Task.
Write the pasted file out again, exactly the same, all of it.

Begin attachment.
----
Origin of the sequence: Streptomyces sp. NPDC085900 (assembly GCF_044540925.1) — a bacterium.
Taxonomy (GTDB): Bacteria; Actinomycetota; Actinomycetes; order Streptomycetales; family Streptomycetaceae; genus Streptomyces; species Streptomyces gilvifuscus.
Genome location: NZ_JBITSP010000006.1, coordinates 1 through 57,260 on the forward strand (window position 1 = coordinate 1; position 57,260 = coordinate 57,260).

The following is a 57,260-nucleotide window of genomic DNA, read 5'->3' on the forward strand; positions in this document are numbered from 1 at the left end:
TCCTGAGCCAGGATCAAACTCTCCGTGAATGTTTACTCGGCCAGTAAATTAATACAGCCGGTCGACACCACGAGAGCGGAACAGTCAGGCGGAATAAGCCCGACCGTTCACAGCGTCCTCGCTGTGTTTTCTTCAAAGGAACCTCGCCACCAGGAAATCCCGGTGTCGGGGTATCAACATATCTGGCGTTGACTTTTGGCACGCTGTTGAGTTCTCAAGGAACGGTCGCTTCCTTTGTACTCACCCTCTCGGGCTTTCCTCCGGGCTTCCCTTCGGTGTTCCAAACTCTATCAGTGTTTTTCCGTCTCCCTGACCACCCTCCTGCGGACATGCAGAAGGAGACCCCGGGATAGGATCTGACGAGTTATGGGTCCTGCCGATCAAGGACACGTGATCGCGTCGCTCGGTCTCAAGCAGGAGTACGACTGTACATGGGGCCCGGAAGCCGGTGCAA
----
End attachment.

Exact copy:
Origin of the sequence: Streptomyces sp. NPDC085900 (assembly GCF_044540925.1) — a bacterium.
Taxonomy (GTDB): Bacteria; Actinomycetota; Actinomycetes; order Streptomycetales; family Streptomycetaceae; genus Streptomyces; species Streptomyces gilvifuscus.
Genome location: NZ_JBITSP010000006.1, coordinates 1 through 57,260 on the forward strand (window position 1 = coordinate 1; position 57,260 = coordinate 57,260).

The following is a 57,260-nucleotide window of genomic DNA, read 5'->3' on the forward strand; positions in this document are numbered from 1 at the left end:
TCCTGAGCCAGGATCAAACTCTCCGTGAATGTTTACTCGGCCAGTAAATTAATACAGCCGGTCGACACCACGAGAGCGGAACAGTCAGGCGGAATAAGCCCGACCGTTCACAGCGTCCTCGCTGTGTTTTCTTCAAAGGAACCTCGCCACCAGGAAATCCCGGTGTCGGGGTATCAACATATCTGGCGTTGACTTTTGGCACGCTGTTGAGTTCTCAAGGAACGGTCGCTTCCTTTGTACTCACCCTCTCGGGCTTTCCTCCGGGCTTCCCTTCGGTGTTCCAAACTCTATCAGTGTTTTTCCGTCTCCCTGACCACCCTCCTGCGGACATGCAGAAGGAGACCCCGGGATAGGATCTGACGAGTTATGGGTCCTGCCGATCAAGGACACGTGATCGCGTCGCTCGGTCTCAAGCAGGAGTACGACTGTACATGGGGCCCGGAAGCCGGTGCAA